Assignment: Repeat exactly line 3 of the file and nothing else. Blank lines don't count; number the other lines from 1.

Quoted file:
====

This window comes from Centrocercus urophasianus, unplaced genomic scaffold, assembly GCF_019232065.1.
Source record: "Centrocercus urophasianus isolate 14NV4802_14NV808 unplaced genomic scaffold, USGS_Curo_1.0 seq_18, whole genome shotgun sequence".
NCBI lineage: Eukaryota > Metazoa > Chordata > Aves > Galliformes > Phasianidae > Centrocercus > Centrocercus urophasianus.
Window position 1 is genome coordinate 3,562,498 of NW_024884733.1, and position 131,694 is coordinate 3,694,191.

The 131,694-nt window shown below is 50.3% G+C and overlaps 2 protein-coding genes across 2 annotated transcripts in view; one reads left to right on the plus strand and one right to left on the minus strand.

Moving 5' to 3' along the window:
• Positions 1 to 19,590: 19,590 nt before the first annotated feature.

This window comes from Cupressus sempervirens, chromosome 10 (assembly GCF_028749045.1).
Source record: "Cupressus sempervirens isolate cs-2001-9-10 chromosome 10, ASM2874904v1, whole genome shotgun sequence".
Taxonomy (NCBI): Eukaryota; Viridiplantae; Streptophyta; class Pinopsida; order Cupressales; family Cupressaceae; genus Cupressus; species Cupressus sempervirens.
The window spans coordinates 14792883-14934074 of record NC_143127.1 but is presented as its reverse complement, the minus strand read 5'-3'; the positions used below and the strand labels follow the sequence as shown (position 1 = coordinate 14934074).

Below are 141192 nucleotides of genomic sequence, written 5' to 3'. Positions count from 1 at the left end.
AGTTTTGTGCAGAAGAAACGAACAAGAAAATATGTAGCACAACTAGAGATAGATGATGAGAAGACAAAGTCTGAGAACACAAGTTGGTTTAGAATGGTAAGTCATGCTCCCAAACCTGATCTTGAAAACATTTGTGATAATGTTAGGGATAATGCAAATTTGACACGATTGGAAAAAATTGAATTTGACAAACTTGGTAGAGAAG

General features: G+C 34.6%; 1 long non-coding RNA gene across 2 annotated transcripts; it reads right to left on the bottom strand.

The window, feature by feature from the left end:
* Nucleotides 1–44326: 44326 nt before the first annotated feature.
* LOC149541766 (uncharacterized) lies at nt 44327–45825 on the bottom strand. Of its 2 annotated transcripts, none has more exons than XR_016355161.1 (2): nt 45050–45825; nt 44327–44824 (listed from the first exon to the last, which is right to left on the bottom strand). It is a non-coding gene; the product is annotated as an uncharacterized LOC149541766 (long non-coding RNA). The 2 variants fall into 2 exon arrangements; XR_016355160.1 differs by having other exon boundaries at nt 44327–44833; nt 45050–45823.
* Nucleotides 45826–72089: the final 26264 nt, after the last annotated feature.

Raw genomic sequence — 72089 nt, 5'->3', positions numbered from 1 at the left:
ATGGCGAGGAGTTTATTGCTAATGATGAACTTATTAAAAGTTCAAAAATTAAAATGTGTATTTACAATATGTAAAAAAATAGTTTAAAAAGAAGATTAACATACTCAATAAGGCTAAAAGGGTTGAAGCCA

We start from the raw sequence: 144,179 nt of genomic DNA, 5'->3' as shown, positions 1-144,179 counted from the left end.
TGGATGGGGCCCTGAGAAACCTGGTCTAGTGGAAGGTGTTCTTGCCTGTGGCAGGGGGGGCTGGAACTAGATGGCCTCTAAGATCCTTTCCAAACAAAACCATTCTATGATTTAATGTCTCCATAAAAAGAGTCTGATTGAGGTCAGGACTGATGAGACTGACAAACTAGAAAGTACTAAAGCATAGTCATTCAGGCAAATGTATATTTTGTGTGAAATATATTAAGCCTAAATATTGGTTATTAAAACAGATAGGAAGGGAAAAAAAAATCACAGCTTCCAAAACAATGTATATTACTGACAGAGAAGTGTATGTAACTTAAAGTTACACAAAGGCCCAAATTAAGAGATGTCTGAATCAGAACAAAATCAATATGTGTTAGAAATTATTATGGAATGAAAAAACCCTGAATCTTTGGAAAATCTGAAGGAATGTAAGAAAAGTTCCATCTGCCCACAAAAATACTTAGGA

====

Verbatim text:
NCBI lineage: Eukaryota > Metazoa > Chordata > Aves > Galliformes > Phasianidae > Centrocercus > Centrocercus urophasianus.